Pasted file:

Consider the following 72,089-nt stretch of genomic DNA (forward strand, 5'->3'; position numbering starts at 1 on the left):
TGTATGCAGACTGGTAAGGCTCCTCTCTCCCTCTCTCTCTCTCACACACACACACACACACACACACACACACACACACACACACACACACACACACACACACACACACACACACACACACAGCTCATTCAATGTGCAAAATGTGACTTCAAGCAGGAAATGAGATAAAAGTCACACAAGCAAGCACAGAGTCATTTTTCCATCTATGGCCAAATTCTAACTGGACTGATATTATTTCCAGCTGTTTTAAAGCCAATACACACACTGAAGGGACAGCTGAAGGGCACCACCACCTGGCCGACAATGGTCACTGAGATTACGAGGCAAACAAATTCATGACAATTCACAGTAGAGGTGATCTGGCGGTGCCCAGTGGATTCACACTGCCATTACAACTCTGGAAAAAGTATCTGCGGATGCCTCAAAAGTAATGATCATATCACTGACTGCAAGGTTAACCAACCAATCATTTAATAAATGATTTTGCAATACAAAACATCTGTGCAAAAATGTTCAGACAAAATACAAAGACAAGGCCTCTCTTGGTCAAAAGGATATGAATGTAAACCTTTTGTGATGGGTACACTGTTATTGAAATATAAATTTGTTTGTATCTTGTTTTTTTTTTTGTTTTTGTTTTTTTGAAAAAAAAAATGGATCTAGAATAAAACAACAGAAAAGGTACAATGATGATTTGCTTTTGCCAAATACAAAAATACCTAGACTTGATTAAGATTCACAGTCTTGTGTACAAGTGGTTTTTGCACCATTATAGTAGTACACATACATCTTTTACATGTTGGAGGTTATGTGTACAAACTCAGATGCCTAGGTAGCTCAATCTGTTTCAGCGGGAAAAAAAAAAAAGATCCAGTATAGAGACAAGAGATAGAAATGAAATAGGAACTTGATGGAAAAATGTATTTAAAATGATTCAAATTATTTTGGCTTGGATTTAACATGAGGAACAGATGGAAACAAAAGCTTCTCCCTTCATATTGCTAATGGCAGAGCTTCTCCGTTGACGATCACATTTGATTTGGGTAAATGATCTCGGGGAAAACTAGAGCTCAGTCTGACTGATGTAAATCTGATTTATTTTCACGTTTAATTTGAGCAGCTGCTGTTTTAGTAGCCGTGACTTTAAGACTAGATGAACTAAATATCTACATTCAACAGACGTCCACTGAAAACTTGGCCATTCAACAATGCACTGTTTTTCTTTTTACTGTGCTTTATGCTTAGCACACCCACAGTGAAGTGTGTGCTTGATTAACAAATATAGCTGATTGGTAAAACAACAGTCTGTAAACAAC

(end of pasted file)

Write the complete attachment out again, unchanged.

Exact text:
Consider the following 72,089-nt stretch of genomic DNA (forward strand, 5'->3'; position numbering starts at 1 on the left):
TGTATGCAGACTGGTAAGGCTCCTCTCTCCCTCTCTCTCTCTCACACACACACACACACACACACACACACACACACACACACACACACACACACACACACACACACACACACACACACACAGCTCATTCAATGTGCAAAATGTGACTTCAAGCAGGAAATGAGATAAAAGTCACACAAGCAAGCACAGAGTCATTTTTCCATCTATGGCCAAATTCTAACTGGACTGATATTATTTCCAGCTGTTTTAAAGCCAATACACACACTGAAGGGACAGCTGAAGGGCACCACCACCTGGCCGACAATGGTCACTGAGATTACGAGGCAAACAAATTCATGACAATTCACAGTAGAGGTGATCTGGCGGTGCCCAGTGGATTCACACTGCCATTACAACTCTGGAAAAAGTATCTGCGGATGCCTCAAAAGTAATGATCATATCACTGACTGCAAGGTTAACCAACCAATCATTTAATAAATGATTTTGCAATACAAAACATCTGTGCAAAAATGTTCAGACAAAATACAAAGACAAGGCCTCTCTTGGTCAAAAGGATATGAATGTAAACCTTTTGTGATGGGTACACTGTTATTGAAATATAAATTTGTTTGTATCTTGTTTTTTTTTTTGTTTTTGTTTTTTTGAAAAAAAAAATGGATCTAGAATAAAACAACAGAAAAGGTACAATGATGATTTGCTTTTGCCAAATACAAAAATACCTAGACTTGATTAAGATTCACAGTCTTGTGTACAAGTGGTTTTTGCACCATTATAGTAGTACACATACATCTTTTACATGTTGGAGGTTATGTGTACAAACTCAGATGCCTAGGTAGCTCAATCTGTTTCAGCGGGAAAAAAAAAAAAGATCCAGTATAGAGACAAGAGATAGAAATGAAATAGGAACTTGATGGAAAAATGTATTTAAAATGATTCAAATTATTTTGGCTTGGATTTAACATGAGGAACAGATGGAAACAAAAGCTTCTCCCTTCATATTGCTAATGGCAGAGCTTCTCCGTTGACGATCACATTTGATTTGGGTAAATGATCTCGGGGAAAACTAGAGCTCAGTCTGACTGATGTAAATCTGATTTATTTTCACGTTTAATTTGAGCAGCTGCTGTTTTAGTAGCCGTGACTTTAAGACTAGATGAACTAAATATCTACATTCAACAGACGTCCACTGAAAACTTGGCCATTCAACAATGCACTGTTTTTCTTTTTACTGTGCTTTATGCTTAGCACACCCACAGTGAAGTGTGTGCTTGATTAACAAATATAGCTGATTGGTAAAACAACAGTCTGTAAACAAC